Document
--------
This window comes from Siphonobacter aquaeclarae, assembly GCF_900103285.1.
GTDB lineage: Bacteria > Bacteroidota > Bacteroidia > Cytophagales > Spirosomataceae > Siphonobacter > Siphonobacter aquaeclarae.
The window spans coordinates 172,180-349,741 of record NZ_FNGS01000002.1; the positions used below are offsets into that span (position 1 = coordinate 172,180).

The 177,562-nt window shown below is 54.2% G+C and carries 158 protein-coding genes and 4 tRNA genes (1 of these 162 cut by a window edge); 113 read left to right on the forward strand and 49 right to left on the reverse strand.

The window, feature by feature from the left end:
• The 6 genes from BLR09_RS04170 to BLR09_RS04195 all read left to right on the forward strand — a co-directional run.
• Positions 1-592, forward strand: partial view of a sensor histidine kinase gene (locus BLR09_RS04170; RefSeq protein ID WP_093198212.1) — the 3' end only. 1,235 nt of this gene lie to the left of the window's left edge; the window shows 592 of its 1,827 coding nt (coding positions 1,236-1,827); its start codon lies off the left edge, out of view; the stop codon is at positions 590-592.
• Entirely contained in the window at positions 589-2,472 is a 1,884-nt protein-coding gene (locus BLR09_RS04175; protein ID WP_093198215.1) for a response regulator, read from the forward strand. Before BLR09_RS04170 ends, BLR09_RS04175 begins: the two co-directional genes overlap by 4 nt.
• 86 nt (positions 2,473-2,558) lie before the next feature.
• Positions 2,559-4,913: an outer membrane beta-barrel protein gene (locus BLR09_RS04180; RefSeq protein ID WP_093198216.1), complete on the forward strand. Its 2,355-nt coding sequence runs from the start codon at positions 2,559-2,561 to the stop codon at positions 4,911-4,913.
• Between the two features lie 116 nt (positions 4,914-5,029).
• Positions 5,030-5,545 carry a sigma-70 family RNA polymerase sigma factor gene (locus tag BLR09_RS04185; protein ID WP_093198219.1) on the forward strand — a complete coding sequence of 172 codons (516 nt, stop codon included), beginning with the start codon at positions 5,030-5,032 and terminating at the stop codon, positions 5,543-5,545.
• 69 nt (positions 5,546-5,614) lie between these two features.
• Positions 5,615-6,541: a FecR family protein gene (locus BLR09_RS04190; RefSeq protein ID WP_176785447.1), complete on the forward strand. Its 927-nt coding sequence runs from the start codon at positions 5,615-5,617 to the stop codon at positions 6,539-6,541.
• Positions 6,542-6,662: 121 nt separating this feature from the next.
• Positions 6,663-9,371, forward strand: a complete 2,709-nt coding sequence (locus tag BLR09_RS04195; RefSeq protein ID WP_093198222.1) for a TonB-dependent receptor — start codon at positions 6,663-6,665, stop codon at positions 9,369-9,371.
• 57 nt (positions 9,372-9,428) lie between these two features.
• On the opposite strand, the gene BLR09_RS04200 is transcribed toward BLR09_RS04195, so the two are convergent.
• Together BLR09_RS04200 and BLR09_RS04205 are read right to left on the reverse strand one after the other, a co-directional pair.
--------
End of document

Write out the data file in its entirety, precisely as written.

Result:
This window comes from Siphonobacter aquaeclarae, assembly GCF_900103285.1.
GTDB lineage: Bacteria > Bacteroidota > Bacteroidia > Cytophagales > Spirosomataceae > Siphonobacter > Siphonobacter aquaeclarae.
The window spans coordinates 172,180-349,741 of record NZ_FNGS01000002.1; the positions used below are offsets into that span (position 1 = coordinate 172,180).

The 177,562-nt window shown below is 54.2% G+C and carries 158 protein-coding genes and 4 tRNA genes (1 of these 162 cut by a window edge); 113 read left to right on the forward strand and 49 right to left on the reverse strand.

The window, feature by feature from the left end:
• The 6 genes from BLR09_RS04170 to BLR09_RS04195 all read left to right on the forward strand — a co-directional run.
• Positions 1-592, forward strand: partial view of a sensor histidine kinase gene (locus BLR09_RS04170; RefSeq protein ID WP_093198212.1) — the 3' end only. 1,235 nt of this gene lie to the left of the window's left edge; the window shows 592 of its 1,827 coding nt (coding positions 1,236-1,827); its start codon lies off the left edge, out of view; the stop codon is at positions 590-592.
• Entirely contained in the window at positions 589-2,472 is a 1,884-nt protein-coding gene (locus BLR09_RS04175; protein ID WP_093198215.1) for a response regulator, read from the forward strand. Before BLR09_RS04170 ends, BLR09_RS04175 begins: the two co-directional genes overlap by 4 nt.
• 86 nt (positions 2,473-2,558) lie before the next feature.
• Positions 2,559-4,913: an outer membrane beta-barrel protein gene (locus BLR09_RS04180; RefSeq protein ID WP_093198216.1), complete on the forward strand. Its 2,355-nt coding sequence runs from the start codon at positions 2,559-2,561 to the stop codon at positions 4,911-4,913.
• Between the two features lie 116 nt (positions 4,914-5,029).
• Positions 5,030-5,545 carry a sigma-70 family RNA polymerase sigma factor gene (locus tag BLR09_RS04185; protein ID WP_093198219.1) on the forward strand — a complete coding sequence of 172 codons (516 nt, stop codon included), beginning with the start codon at positions 5,030-5,032 and terminating at the stop codon, positions 5,543-5,545.
• 69 nt (positions 5,546-5,614) lie between these two features.
• Positions 5,615-6,541: a FecR family protein gene (locus BLR09_RS04190; RefSeq protein ID WP_176785447.1), complete on the forward strand. Its 927-nt coding sequence runs from the start codon at positions 5,615-5,617 to the stop codon at positions 6,539-6,541.
• Positions 6,542-6,662: 121 nt separating this feature from the next.
• Positions 6,663-9,371, forward strand: a complete 2,709-nt coding sequence (locus tag BLR09_RS04195; RefSeq protein ID WP_093198222.1) for a TonB-dependent receptor — start codon at positions 6,663-6,665, stop codon at positions 9,369-9,371.
• 57 nt (positions 9,372-9,428) lie between these two features.
• On the opposite strand, the gene BLR09_RS04200 is transcribed toward BLR09_RS04195, so the two are convergent.
• Together BLR09_RS04200 and BLR09_RS04205 are read right to left on the reverse strand one after the other, a co-directional pair.